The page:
As for training, he might be most famous for his use of the precursor to circuit training, known as PHA. PHA (Peripheral Heart Action) consists of lifting in a circuit, whereby you alternate upper and lower body lifts. This system, "developed by Dr Arthur Steinhaus, and popularised by bodybuilder Bob Gajda... [is] often confused with circuit training, [though] the goals are somewhat different. In PHA, trainees seek to keep the blood flowing strongly through the body, throughout the entire workout. The smaller muscles around the heart are worked on first, followed by the larger muscles around the body's periphery. Although the basic structure of a PHA workout is similar to that used in Circuit Training, there is a key difference in approach. In PHA, exercises are selected that will enable the trainer to pump blood to the extreme ends of the body, aiding overall circulation and seeking to reduce a build-up of lactic acid.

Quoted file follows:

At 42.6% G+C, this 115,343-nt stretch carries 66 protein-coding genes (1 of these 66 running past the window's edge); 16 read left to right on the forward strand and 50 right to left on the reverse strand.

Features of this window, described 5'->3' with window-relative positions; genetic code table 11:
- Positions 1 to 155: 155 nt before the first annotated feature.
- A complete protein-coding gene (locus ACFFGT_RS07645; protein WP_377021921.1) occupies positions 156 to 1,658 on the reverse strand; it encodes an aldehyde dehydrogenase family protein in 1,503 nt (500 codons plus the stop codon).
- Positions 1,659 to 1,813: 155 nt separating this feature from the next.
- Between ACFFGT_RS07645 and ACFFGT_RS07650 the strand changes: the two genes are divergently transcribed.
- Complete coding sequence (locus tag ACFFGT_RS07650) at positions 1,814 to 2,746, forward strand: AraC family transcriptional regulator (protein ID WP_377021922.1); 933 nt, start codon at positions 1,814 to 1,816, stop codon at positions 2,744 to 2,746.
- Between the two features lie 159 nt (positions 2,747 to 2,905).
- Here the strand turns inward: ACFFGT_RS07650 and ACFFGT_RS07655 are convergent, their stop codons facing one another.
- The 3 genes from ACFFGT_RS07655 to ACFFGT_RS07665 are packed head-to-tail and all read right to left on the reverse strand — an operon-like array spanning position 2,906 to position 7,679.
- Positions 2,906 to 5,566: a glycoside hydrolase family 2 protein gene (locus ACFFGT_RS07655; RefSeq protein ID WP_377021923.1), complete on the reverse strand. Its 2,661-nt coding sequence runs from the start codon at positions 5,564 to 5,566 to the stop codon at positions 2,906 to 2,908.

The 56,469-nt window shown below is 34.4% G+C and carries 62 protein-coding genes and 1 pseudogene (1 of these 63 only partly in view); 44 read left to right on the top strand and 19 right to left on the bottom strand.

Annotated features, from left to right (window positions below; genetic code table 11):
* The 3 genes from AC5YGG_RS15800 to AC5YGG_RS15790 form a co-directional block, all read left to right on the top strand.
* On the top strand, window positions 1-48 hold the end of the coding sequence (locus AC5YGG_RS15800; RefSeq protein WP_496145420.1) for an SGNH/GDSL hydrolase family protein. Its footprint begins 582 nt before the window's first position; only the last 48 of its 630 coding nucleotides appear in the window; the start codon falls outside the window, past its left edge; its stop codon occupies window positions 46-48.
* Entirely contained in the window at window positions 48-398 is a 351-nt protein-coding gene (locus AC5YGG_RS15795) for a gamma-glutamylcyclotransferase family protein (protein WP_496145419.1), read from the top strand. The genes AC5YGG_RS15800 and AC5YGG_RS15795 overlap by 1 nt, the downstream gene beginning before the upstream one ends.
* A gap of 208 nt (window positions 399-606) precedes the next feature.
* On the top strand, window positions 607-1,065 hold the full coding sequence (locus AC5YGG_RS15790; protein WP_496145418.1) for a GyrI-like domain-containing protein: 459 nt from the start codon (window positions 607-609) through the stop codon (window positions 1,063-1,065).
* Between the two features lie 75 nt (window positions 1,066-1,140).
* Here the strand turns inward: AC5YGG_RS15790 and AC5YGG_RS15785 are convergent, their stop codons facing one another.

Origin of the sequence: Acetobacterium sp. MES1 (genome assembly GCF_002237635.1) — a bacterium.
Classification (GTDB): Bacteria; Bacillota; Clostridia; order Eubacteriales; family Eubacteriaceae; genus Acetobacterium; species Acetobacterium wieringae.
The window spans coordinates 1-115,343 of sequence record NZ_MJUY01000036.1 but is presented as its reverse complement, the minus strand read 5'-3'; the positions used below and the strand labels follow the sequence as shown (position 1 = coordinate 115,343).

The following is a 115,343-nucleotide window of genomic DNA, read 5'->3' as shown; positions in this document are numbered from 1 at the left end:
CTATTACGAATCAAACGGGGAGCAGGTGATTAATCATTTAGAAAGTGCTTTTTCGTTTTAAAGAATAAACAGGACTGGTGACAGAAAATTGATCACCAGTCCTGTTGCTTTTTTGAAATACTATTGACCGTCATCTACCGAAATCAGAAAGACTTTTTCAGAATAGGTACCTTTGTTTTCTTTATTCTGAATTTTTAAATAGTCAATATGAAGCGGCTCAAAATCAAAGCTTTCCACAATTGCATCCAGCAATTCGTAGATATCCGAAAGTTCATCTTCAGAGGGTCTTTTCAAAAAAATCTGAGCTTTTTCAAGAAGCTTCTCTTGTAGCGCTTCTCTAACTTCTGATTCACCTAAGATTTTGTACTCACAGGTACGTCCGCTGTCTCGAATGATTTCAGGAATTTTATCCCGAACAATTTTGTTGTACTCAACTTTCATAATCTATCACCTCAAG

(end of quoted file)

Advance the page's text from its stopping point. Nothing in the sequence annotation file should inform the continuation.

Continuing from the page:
As an example, here is a 'typical' PHA workout. Note that the exercises alternate between focusing on upper and lower body muscle groups, with different areas being worked each time. These exercises would collectively comprise one cycle, with 5-6 cycles generally being performed. The resistance of each exercise is increased for each new cycle.
- Standing Overhead Press
- Lat Pulldown
- Standing Calf Raise
- Abdominal Crunch
Each exercise is performed for 10-12 repetitions, with the trainee moving directly onto the next exercise at the culmination." (http://straighttothebar.com/forums/entry.php?282-A-Brief-History-of-Circuit-Training-and-Peripheral-Heart-Action-(PHA))
He also trained on a Marcy Circuit Trainer while doing PHA. In December of 1972 he purchased "a nine station Marcy Circuit Trainer, which was shipped to him in Hong Kong and set up in the following month. This enabled Lee to take full advantage of the Circuit Training approach, with 30-60 sec bouts on each of the following stations" (straighttothebar):
- bench press
- lat pull-down
- two high pulleys
- two low pulleys
- an isometric rack
- roman chair
- shoulder press
- chinning bar
- leg press"
- Clean & Press
- Bench Presses
- Good Mornings
- Barbell Curls